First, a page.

It's one of the most famous houses in the "Town of Homes."
Built during the first great expansion of residential properties in the 1850s, the house on Pleasant Street – one of the finest examples of early residential Victorian design – was a summer house for a rich Boston merchant. It was where the owner hosted his wealthy friends before, during and after the Civil War and was used as settings for one of the foremost painters and illustrators in 19th-century America.
And for the past 80 years, the overlooking has been the home of the Belmont Women's Club, celebrating its 91st anniversary in 2011.
"What a magnificent treasure to have in our town. There are so few of these sorts of homes left," said Sandy Kendall, president of the .
The 15-room house is a superb example of 19th century construction and detail, from the magnificent circular staircase in the grand foyer, exquisite artisan work, likely produced by early Italian immigrant workers, 1850 circa tiles and brass tub in the up-stair bedrooms, and original chandeliers and stain glass windows and rotunda.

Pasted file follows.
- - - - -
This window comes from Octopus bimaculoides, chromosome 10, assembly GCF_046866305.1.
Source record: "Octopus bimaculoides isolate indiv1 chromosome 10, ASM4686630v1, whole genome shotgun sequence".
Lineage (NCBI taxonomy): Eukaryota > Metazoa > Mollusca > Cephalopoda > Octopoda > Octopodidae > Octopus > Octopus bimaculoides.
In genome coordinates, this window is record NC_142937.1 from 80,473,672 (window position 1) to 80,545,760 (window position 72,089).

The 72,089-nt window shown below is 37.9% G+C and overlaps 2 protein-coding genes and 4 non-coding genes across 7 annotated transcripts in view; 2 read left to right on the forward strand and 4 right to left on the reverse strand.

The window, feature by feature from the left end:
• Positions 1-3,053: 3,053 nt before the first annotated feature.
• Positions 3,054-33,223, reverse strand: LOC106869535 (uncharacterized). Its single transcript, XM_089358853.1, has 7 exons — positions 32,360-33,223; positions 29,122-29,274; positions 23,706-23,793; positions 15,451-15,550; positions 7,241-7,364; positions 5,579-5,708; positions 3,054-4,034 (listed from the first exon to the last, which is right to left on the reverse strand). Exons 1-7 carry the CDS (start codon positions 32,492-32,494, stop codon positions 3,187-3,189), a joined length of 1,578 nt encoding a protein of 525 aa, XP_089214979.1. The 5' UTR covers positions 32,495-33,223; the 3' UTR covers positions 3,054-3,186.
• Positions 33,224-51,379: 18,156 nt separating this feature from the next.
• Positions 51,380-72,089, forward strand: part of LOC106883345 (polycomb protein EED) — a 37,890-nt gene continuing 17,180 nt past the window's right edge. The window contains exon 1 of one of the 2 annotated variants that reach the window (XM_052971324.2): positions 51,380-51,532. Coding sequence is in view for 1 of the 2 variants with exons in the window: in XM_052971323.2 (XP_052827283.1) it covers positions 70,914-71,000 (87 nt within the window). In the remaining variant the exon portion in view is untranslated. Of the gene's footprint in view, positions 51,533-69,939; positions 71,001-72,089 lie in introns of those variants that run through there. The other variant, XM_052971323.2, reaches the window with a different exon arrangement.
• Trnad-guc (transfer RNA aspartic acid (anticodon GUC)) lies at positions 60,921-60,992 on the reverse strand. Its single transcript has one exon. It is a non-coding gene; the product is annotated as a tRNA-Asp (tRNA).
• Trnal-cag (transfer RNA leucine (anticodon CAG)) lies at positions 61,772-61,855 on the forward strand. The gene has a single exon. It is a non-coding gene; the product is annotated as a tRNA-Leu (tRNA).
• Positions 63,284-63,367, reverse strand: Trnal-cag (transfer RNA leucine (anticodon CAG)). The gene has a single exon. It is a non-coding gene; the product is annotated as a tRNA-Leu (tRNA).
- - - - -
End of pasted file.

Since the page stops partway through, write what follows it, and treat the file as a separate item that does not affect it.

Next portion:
There is a "replacement" iron stove of 1870s and the original metal-lined cold storage room in the kitchen (which school children each year enjoy walking into, said Kendall), an oval-shaped dining room with curved doors, sitting parlors with bay windows, and a magnificent library with oak paneling and its huge brick fireplace.
Some of what is known of the summers at the Homer house was depicted in the early works of the owner's nephew, Winslow Homer, who spend the years during and after the Civil War in and around Boston as he developed his oil and watercolor techniques. Homer's "Croquet Scene," "The Girl on the Swing," "Boys in a Pasture" and "What Shall We Do Next?" where all painted or drawn on the grounds of Homer house or close by.
Yet there is much to do in repairing the house to a more presentable condition. The third-floor servants quarters are in disarray and needs a complete renovation, according to Kendall. Other repairs need to be prioritized.
"There's never enough time or money to do what needs to be done," said Kendall. The Women's Club, which uses the house as its headquarters and rents to groups and individuals, is hoping to bring the importance of the Homer house to a greater population as well as groups that can assist in the long-term restoration of the building.